The hit grunge rock song by band Nirvana, Smells Like Teen Spirit, was released on the 10th of September 1991 and was both the opening track and lead single from Nirvana’s second studio album, Nevermind. The single was well received commercially, going on to become the bands biggest hit in almost every country they were popular in, particularly the United States and the United Kingdom.
Smells Like Teen Spirit was such a success in the music scene that it is regularly pointed at by critics and musical historians as being one of the songs that both defined and brought the grunge scene into the mainstream. The song, and indeed the entire grunge scene, was characterised by a simplification that greatly contrasted the metal from which it was derived from. The melodies and riffs were simplified and grand guitar solos were cut out almost entirely.
The song almost didn’t happen, as when the band first started writing songs for the album, the bass player for Nirvana, Krist Novoselic, dismissed the riff as ridiculous. In response, Nirvana frontman, Kurt Cobain, made the band play the iconic riff for an hour and a half until the bassist and drummer decided to join in and fill out the rest of the melody. The first rough recording was sent to the band’s producer, Butch Vig, who felt that the song had promise and deserved a proper recording.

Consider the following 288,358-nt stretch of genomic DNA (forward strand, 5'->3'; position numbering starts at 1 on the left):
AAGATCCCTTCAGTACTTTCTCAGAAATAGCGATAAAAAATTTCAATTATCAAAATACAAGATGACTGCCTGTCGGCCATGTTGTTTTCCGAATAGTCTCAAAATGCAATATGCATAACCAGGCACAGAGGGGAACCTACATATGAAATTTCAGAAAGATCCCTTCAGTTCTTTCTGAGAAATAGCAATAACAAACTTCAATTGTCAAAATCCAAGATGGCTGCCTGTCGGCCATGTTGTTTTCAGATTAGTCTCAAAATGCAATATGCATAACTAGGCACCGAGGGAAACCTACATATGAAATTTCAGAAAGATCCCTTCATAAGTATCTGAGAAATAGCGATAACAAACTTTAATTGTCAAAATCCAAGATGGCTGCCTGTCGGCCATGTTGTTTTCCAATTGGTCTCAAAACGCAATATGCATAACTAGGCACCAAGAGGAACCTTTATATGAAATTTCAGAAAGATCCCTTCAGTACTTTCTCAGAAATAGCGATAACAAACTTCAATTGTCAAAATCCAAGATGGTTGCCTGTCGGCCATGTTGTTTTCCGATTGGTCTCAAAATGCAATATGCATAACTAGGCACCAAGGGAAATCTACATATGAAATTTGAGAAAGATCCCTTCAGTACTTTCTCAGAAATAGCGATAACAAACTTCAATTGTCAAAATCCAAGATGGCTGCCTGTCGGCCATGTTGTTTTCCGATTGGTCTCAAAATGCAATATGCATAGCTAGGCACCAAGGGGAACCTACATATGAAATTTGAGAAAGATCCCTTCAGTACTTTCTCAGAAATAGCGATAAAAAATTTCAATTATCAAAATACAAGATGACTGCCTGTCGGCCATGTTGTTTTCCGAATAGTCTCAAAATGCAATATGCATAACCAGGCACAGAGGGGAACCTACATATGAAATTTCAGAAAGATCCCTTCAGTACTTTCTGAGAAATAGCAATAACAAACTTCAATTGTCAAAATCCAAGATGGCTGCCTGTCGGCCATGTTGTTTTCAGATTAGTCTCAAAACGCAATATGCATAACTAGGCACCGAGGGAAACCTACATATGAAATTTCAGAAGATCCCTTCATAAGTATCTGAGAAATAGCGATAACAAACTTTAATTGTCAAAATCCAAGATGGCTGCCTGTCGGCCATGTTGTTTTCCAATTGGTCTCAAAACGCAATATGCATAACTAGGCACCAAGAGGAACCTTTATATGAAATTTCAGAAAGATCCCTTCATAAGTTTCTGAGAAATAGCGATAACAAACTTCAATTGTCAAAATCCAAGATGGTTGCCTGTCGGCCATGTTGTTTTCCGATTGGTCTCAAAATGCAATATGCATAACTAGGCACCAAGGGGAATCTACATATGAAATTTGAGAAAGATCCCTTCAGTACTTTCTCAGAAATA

The song was so successful that it propelled Nirvana into the spotlight, where they remained for many years despite not releasing another single that was as well received as Smells Like Teen Spirit. The band began to become uncomfortable with the success of the song, eventually even deciding not to play it whilst touring. The success of the song has also been attributed to being a factor in the depression of Kurt Cobain and his eventual suicide given that the song increased the amount of stress he had in his life, although this has been disputed by a number of individuals close to him.
The music video for Smells Like Teen Spirit was filmed in a high school gymnasium filled with fans of the band who were playing the part of high school students. The video was toned down compared to a number of videos that were being produced by other bands at the time, in line with the band’s overall style. The video became just as popular as the song, with MTV adding it to their list of music videos that they played regularly. Although the song has fallen out of mainstream popularity, it can still be regularly heard on radio stations and music television channels that play songs that were released during the 1990s.